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IRS.gov Website
Publication 523
taxmap/pubs/p523-002.htm#en_us_publink100011707

How Much Is Taxable?(p14)

rule
taxmap/pubs/p523-002.htm#en_us_publink100072922

Review of the Eligibility Test. (p14)

rule
Generally, your home sale qualifies for the maximum exclusion, if all of the following conditions are true.
*If this condition isn’t met, your home sale may qualify for a partial exclusion. The sale must involve one of the following events experienced by you, your spouse, or a co-owner: a work-related move, a health-related move, a death, a divorce, a pregnancy with multiple children, a change in employment status, a change in unemployment compensation eligibility, or other unusual event.
**The transfer of vacant land or of a remainder interest may qualify for the maximum exclusion, but special rules apply in those situations.
For a step-by-step guide to determining whether your home sale qualifies for the maximum exclusion, see Does Your Home Sale Qualify for the Exclusion of Gain? above.
If you qualify for an exclusion on your home sale, up to $250,000 ($500,00 if married and filing jointly) of your gain will be tax-free. If your gain is more than that amount, or if you qualify only for a partial exclusion, then some of your gain may be taxable. This section contains step-by-step instructions for figuring out how much of your gain is taxable. See Worksheet 3, later, for assistance in determining your taxable gain.
If you determined in Does Your Home Sale Qualify for the Exclusion of Gain?, earlier, that your home sale doesn't qualify for any exclusion (either full or partial), then your entire gain is taxable. If you don’t have a gain, you owe no tax on the sale. In either case, you don’t need to complete Worksheet 3 and you can skip to Reporting Your Home Sale, later.
taxmap/pubs/p523-002.htm#en_us_publink100026233

Recapturing Depreciation(p15)

rule
If you used all or part of your home for business or rental after May 6, 1997, you may need to pay back ("recapture") some or all of the depreciation you were entitled to take on your property. "Recapturing" depreciation means you must include it as ordinary income on your tax return.
taxmap/pubs/p523-002.htm#en_us_publink100072923
PencilWorksheet 3. Determine If You Have Taxable Gain
If you completed "Business" and "Home" versions of your gain/loss worksheet as described in Business or Rental Use of Home, earlier, complete this worksheet only for the "Home" version.
Section A. Determine your net gain. Complete this section only if you used any part of your home for business or rental purposes between May 6, 1997, and the date of sale. Otherwise, skip to Section B.
Step 1Enter your gain from line 7 of Worksheet 2.
Step 2 List the total of all depreciation deductions that you took or could have taken for the use of your home for business or rental purposes between May 6, 1997, and the date of sale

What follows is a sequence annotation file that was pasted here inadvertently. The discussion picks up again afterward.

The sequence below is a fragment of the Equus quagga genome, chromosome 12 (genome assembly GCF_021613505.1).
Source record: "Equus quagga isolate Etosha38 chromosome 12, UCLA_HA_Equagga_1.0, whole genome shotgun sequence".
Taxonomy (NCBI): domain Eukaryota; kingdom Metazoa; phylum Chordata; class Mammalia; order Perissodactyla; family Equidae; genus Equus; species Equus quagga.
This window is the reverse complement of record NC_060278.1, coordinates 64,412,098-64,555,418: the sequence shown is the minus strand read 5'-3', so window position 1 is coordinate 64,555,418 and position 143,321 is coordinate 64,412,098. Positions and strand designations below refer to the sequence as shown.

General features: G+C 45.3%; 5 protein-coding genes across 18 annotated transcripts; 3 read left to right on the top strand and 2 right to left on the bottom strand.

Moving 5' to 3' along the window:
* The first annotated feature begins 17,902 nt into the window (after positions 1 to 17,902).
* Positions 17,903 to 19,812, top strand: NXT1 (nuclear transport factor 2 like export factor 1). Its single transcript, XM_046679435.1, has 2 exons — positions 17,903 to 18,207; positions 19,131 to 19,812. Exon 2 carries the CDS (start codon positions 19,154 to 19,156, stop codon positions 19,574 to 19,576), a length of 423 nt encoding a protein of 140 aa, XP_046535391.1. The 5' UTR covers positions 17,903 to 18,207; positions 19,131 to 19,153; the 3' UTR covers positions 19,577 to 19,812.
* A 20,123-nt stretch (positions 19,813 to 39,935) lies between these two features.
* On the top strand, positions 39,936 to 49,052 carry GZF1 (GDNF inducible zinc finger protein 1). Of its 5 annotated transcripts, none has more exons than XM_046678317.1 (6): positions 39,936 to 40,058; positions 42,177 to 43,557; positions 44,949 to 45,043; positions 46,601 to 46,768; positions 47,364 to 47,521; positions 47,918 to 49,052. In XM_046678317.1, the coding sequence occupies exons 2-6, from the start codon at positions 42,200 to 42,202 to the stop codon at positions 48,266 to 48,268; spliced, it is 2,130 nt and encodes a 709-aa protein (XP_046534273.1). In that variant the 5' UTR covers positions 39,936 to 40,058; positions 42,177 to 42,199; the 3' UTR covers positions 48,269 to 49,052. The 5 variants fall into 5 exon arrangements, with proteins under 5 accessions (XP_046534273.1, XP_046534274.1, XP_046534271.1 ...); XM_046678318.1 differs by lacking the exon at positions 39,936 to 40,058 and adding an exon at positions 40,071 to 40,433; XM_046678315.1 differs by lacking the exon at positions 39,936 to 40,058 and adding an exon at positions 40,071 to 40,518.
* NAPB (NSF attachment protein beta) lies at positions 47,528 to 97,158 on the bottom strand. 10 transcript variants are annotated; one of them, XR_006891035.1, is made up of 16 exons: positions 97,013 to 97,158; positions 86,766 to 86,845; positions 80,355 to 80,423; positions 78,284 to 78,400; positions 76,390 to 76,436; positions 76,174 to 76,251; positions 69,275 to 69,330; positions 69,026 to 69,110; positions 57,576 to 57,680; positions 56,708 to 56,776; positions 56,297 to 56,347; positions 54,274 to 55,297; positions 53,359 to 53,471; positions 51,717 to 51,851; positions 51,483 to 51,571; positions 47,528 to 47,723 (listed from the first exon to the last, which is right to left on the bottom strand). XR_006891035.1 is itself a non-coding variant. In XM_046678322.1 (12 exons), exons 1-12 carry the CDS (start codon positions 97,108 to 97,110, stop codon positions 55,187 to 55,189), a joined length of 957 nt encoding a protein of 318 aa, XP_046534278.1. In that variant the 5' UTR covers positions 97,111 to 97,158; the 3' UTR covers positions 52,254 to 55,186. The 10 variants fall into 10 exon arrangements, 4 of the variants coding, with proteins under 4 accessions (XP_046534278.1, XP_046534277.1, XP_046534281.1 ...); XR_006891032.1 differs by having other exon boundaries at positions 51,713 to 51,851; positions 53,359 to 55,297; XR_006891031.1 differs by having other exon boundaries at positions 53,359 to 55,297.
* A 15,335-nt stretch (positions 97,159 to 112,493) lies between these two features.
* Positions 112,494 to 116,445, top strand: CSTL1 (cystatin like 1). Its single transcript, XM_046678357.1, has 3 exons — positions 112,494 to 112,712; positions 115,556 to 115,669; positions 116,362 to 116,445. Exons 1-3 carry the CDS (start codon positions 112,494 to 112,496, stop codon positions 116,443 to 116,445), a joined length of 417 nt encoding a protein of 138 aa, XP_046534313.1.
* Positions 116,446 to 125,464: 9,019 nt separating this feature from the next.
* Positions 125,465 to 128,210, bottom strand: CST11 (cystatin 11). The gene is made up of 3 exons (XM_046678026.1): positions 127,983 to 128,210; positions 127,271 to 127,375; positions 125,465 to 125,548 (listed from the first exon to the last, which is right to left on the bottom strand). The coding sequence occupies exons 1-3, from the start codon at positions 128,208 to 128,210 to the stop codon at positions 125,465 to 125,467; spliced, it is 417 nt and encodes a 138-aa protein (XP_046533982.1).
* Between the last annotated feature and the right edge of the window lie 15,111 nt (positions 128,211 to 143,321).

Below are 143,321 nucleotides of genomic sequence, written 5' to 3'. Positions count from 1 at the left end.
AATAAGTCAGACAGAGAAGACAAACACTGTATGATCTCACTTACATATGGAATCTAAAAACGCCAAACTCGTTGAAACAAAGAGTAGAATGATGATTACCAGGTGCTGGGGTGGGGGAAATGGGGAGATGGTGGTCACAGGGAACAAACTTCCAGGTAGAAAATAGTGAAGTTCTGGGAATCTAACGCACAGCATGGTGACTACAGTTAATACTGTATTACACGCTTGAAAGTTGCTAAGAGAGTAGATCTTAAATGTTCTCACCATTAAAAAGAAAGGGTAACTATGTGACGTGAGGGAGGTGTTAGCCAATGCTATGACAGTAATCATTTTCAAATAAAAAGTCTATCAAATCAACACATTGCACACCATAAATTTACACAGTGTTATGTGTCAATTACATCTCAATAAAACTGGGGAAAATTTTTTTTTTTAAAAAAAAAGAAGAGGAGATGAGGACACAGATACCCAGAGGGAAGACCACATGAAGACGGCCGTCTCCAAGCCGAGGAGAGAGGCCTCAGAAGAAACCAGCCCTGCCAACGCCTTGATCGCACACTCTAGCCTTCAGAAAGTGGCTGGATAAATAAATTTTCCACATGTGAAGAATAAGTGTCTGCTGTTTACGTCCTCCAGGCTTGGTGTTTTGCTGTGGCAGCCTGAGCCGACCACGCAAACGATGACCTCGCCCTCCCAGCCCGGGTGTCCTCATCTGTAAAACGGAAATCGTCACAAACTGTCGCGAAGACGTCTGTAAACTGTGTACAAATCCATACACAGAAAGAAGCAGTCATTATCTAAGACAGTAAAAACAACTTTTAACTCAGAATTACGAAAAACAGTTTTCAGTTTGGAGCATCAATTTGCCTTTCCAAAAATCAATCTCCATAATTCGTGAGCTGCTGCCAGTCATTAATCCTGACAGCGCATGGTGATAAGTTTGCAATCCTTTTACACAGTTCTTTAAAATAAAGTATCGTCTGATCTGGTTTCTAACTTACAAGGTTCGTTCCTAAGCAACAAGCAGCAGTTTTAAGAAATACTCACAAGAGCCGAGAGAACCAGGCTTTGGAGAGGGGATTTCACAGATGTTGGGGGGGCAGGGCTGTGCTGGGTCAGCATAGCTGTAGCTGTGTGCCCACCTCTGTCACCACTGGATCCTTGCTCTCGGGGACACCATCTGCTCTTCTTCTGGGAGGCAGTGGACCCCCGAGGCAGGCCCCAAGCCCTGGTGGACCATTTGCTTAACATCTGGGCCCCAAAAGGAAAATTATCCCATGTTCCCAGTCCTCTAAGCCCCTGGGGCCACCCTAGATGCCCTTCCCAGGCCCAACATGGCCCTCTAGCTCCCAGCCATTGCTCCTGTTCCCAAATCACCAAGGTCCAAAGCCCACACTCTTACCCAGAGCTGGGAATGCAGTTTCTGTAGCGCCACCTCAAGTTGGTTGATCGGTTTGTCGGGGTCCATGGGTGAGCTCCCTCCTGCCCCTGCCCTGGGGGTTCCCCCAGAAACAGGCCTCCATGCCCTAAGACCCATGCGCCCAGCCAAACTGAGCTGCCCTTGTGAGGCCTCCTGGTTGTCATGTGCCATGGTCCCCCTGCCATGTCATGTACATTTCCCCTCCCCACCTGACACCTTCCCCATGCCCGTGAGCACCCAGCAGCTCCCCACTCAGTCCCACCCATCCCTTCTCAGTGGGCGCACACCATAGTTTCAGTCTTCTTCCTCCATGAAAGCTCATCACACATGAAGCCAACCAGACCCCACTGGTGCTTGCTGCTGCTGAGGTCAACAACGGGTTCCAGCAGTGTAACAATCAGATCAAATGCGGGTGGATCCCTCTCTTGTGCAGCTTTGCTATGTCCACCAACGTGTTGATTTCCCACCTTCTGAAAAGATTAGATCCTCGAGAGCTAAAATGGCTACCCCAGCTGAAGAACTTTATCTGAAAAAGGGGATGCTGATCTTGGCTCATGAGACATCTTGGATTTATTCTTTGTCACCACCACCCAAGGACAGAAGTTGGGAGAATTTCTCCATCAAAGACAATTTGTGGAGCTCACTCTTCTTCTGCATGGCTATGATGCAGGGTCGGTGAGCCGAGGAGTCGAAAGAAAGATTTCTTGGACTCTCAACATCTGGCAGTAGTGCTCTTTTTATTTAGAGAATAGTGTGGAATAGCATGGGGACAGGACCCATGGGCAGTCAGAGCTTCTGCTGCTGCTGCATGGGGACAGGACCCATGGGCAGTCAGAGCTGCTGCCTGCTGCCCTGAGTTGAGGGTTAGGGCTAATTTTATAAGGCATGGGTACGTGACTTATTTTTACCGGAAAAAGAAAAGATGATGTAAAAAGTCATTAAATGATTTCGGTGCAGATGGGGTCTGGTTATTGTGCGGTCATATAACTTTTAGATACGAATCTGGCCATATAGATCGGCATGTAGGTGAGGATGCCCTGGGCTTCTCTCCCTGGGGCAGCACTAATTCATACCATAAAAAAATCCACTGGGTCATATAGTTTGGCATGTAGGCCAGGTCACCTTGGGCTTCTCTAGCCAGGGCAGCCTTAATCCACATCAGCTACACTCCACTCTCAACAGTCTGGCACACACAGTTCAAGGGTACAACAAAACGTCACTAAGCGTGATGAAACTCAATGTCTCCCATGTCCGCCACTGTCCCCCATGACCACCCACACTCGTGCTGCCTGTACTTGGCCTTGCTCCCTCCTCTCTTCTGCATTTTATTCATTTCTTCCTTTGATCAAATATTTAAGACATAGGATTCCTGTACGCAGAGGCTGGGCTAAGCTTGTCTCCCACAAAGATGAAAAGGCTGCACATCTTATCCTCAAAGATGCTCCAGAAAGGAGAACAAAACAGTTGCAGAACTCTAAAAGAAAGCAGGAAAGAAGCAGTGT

Step 3Subtract the sum of Step 2 from the amount listed in Section A, Step 1. This is your net gain
Section B. Determine your non-qualified use gain. Complete this section only if there is a period, after the year 2008, when neither you nor your spouse (or your former spouse) used the property as a main home, and that period of non-use occurred during the 5-year period prior to the date of sale and before the time when you or your spouse (or your former spouse) used the property as a main home.* Otherwise, skip to Section C.
*Note: If the period of non-use was for 1) 2 years or less and due to a change in employment, a health condition, or other "unforeseen circumstance" described in Does Your Home Qualify for a Partial Exclusion of Gain?, earlier; or 2) for 10 years or less and due to a "stop the clock" exception for certain military, intelligence, and Peace Corps personnel described in Service, Intelligence, and Peace Corps Personnel, earlier, then you may skip Section B.
Step 1Enter the amount from Section A, Step 1 or, if you skipped Section A, your gain from line 7 of Worksheet 2
Step 2Enter the total number of days after 2008 when neither you nor your spouse (or former spouse) used the home as a main residence. This number is your non-use days
Step 3Enter the total number of days you owned your home (counting all days, not just days after 2008). This number is your number of days owned
Step 4Divide the non-use days by the days owned. This number is your non-residence factor
Step 5 Multiply the decimal from Section B, Step 4, by the amount listed in Section B, Step 1. This number is your non-qualified use gain.
taxmap/pubs/p523-002.htm#en_us_publink100077100
PencilWorksheet 3. Determine If You Have Taxable Gain Continued p. 2
Section C. Determine your gain that is eligible for exclusion.
IF...THEN your gain that is eligible for exclusion is …
you skipped Sections A and B your gain from line 7, under Worksheet 2.
you completed Section A but skipped Section B your net gain, from Section A, Step 3.
you completed Section B (regardless of whether you completed Section A) your non-qualified use gain, from Section B, Step 5.
Your gain that is eligible for exclusion is $ _______________
Section D. Determine if you have taxable gain.
IF...THEN …
your gain that is eligible for exclusion from Section C is less than or equal to your exclusion limit from Worksheet 1, Section C your entire gain is excludible from your income and you have no gain to report on your tax return. The Reporting Your Home Sale section doesn’t apply to you.
your gain that is eligible for exclusion from Section C is greater than your exclusion limit from Worksheet 1, Section C some of your gain isn’t excludible, and you may owe tax on it. See Reporting Your Home Sale for instructions on how to report the gain on your tax return.